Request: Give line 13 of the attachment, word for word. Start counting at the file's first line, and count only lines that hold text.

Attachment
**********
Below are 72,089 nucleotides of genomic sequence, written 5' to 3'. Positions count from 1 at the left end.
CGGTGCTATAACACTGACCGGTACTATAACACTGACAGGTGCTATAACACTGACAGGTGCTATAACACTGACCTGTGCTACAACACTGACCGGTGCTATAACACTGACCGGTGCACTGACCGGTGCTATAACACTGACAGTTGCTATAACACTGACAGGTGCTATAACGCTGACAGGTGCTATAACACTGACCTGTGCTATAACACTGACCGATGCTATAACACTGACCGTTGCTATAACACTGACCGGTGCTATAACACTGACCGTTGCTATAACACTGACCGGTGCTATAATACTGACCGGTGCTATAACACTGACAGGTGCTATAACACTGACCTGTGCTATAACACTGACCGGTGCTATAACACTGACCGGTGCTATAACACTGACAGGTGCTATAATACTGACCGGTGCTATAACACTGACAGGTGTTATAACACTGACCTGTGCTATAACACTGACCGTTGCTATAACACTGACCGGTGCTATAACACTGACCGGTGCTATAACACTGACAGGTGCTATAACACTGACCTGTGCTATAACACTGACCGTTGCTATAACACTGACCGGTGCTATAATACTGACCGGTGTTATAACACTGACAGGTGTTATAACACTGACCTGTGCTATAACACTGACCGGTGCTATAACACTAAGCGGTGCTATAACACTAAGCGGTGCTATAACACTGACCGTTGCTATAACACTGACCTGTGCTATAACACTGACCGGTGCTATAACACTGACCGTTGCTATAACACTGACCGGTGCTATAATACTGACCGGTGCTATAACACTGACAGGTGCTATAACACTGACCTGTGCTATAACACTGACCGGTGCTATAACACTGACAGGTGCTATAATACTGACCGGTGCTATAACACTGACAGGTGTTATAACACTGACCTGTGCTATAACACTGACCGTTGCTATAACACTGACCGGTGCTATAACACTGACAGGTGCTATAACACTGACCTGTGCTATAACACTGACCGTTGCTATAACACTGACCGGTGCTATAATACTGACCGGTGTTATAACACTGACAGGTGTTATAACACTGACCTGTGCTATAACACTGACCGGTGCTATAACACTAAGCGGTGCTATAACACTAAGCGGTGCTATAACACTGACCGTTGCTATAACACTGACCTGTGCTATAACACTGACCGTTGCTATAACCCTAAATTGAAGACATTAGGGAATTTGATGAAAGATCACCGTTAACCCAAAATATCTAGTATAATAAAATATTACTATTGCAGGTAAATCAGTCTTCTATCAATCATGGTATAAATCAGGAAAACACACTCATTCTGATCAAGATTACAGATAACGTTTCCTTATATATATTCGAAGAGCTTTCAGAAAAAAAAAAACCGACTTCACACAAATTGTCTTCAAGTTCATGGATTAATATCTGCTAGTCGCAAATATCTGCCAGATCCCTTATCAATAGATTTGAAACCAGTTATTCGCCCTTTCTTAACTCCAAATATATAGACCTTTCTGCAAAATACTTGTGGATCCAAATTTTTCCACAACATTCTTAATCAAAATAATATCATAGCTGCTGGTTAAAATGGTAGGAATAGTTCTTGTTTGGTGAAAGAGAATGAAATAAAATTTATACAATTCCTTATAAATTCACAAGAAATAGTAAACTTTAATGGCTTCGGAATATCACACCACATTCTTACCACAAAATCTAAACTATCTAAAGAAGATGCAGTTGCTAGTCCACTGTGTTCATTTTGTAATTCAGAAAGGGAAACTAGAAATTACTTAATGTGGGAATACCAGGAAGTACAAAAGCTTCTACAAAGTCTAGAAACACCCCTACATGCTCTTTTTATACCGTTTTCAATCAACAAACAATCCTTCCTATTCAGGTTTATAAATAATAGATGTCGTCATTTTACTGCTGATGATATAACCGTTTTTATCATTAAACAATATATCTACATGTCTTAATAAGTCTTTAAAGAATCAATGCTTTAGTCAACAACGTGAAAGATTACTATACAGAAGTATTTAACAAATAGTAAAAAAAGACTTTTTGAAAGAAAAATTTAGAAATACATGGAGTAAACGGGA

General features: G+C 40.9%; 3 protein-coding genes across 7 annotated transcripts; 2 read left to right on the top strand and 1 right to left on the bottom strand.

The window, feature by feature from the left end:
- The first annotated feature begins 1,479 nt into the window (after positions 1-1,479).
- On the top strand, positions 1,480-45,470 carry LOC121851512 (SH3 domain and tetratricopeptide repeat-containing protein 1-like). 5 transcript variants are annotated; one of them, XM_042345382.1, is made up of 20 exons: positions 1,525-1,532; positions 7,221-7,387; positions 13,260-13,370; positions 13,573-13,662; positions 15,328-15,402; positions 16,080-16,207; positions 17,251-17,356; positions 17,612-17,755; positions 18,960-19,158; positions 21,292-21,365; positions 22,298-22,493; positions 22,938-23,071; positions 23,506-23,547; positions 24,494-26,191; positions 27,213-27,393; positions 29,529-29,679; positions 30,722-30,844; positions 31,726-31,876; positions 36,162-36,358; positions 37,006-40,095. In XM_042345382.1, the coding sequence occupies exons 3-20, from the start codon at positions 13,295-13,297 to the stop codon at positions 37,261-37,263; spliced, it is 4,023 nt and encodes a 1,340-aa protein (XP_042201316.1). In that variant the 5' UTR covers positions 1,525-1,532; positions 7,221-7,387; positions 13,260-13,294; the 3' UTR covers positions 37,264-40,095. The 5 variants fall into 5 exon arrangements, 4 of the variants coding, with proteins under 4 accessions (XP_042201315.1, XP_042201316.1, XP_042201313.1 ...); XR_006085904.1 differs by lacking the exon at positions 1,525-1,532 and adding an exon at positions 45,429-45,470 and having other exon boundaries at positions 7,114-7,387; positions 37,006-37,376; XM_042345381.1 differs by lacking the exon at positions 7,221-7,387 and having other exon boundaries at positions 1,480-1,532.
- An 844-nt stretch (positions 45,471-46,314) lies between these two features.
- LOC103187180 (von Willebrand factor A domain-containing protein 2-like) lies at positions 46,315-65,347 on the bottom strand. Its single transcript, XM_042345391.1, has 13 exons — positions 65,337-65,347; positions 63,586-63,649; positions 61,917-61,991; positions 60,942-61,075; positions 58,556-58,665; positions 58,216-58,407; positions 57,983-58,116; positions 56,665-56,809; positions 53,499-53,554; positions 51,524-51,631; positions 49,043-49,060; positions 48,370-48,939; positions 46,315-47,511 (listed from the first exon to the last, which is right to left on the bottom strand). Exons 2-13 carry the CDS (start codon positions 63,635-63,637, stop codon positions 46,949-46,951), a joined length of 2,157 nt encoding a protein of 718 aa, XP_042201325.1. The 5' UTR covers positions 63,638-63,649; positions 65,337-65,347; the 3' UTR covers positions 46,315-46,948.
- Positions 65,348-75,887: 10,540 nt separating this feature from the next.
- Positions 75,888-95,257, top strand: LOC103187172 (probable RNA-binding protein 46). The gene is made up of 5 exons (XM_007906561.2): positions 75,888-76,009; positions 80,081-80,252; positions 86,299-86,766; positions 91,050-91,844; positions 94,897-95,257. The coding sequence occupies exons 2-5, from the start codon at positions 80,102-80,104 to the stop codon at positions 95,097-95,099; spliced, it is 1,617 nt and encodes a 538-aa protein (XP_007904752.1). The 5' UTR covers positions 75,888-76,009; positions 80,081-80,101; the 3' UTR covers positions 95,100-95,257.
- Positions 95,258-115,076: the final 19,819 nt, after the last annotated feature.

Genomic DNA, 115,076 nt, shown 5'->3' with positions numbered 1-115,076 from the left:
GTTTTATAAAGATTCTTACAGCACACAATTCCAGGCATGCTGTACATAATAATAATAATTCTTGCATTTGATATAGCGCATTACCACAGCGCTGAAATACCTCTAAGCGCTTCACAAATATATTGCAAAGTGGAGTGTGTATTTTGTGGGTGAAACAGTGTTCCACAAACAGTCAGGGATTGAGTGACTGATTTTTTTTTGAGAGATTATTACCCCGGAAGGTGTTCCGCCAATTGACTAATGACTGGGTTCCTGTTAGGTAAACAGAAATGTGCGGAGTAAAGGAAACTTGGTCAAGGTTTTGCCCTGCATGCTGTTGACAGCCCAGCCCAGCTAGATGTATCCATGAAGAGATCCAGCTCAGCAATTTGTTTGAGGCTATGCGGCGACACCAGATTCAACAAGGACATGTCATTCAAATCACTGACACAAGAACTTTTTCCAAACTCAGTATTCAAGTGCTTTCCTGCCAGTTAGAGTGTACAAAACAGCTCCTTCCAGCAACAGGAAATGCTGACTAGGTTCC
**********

GTTTTATAAAGATTCTTACAGCACACAATTCCAGGCATGCTGTACATAATAATAATAATTCTTGCATTTGATATAGCGCATTACCACAGCGCTGAAATACCTCTAAGCGCTTCACAAATATATTGCAAAGTGGAGTGTGTATTTTGTGGGTGAAACAGTGTTCCACAAACAGTCAGGGATTGAGTGACTGATTTTTTTTTGAGAGATTATTACCCCGGAAGGTGTTCCGCCAATTGACTAATGACTGGGTTCCTGTTAGGTAAACAGAAATGTGCGGAGTAAAGGAAACTTGGTCAAGGTTTTGCCCTGCATGCTGTTGACAGCCCAGCCCAGCTAGATGTATCCATGAAGAGATCCAGCTCAGCAATTTGTTTGAGGCTATGCGGCGACACCAGATTCAACAAGGACATGTCATTCAAATCACTGACACAAGAACTTTTTCCAAACTCAGTATTCAAGTGCTTTCCTGCCAGTTAGAGTGTACAAAACAGCTCCTTCCAGCAACAGGAAATGCTGACTAGGTTCC